How do you listen?
Published: Wednesday, January 25, 2012
Updated: Thursday, January 26, 2012 01:01
No two students listen to music quite the same. Like a fingerprint or a snowflake, the way the listener connects with the music is completely original. In today's world of technology, the options are almost overwhelming.
And when did clouds become anything more than big fluffy rain bags?
The image of the stereotypical college student has stayed rather consistent over the years. Nothing screams a higher education like the latest trends, coffee cups, and hip road bikes. However, one crucial item that seems to be changing as of late is the way the college student roams the campus with the music they have grown to love.
The options are limitless. With streaming, MP3s, and mobile phones capable of carrying any assortment of data, any student can bomb the big final just trying to find their "study jams."
It's one thing to keep up with class schedules, exams, and a social life, but now our escape from reality is a tangled web of possibilities.
Some students, like Dustin Manning, keep up with the modern technologies to achieve more "bang" for the buck. Rhapsody, a streaming service comparable to Spotify, is Manning's go-to music player. Available to stream from an application on his cell phone, Manning has the music he needs at any moment. "I have access to a virtually unlimited library for the cost of an album a month," said Manning. The streaming services make it easy to search for songs without having to drop money every time something strikes interest.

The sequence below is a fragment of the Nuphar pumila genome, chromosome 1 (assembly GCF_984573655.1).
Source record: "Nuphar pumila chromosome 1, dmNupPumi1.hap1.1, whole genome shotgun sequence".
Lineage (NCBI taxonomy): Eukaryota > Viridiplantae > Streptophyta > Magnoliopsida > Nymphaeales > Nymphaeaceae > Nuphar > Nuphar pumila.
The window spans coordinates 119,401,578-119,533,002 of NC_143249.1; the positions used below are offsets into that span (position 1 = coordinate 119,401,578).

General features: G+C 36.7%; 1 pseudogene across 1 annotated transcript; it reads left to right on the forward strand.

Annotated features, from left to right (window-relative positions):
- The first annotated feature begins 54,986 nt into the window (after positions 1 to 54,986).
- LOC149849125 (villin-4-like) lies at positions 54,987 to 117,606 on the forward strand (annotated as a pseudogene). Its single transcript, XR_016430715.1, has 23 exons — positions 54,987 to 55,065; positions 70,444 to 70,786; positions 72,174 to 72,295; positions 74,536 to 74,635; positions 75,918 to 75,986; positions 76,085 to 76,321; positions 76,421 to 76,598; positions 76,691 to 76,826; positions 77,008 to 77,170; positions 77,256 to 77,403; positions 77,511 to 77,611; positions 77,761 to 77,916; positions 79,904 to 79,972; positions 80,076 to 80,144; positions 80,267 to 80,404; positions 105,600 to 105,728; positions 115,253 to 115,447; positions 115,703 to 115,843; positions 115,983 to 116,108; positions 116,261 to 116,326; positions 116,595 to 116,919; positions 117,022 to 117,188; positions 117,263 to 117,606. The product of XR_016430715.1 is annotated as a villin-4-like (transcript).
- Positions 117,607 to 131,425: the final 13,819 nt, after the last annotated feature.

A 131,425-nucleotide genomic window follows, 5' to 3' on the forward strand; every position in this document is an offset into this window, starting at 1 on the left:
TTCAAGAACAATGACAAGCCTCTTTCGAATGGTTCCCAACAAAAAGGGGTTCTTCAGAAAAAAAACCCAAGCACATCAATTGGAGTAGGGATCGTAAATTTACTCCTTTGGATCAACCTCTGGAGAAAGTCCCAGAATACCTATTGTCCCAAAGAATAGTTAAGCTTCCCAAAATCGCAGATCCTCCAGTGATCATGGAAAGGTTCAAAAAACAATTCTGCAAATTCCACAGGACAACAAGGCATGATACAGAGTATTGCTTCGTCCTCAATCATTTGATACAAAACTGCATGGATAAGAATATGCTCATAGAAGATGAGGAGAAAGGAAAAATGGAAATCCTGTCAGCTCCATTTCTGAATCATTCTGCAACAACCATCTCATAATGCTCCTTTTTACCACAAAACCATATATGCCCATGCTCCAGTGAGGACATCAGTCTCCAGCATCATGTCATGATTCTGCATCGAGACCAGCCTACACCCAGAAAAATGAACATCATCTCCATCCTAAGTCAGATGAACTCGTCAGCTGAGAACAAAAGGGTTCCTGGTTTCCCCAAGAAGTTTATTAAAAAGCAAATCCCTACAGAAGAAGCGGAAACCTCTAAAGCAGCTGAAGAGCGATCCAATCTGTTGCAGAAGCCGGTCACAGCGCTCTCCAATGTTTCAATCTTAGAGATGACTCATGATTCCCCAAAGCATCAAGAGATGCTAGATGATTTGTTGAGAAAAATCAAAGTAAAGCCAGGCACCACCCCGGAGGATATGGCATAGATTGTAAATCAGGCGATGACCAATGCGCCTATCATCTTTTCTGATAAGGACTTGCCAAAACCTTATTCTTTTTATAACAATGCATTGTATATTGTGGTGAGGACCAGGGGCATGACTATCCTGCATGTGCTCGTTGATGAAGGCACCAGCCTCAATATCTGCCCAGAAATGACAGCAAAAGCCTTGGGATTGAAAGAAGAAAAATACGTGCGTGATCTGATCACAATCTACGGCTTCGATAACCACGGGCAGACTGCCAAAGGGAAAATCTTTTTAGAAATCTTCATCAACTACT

The problem with this to some students is that the music being listened to is only temporary.
Though this may be a new trend, the old mentality of owning music is still alive and well.
Students like Jennifer Zachary roam campus with an MP3 player stock full of her personally owned music. "My iPod is really all I need," Zachary explains. The idea of owning music on campus does not stop there. Some students can still be found in local record shops to feel their favorite albums in the palm of their hands. Even though Wilco has been releasing new material digitally for years now, Nick Panella, a jazz studies major, would still rather own The Whole Love album on vinyl.
Some students do not even need technology to enjoy the sweet sound of music on campus. O'Cion Rankin, for example, can be heard all over USM singing songs as varied as old spirituals to "that Laura Marling song" he likes so much. With arms raised and voice ringing, it's virtually impossible to avoid the sentiment behind this troubadour at work.
No matter the means, students will continue to find the most suitable way to keep them updated on the music that they love not matter how elaborate mediums may become. The important thing is that they keep listening.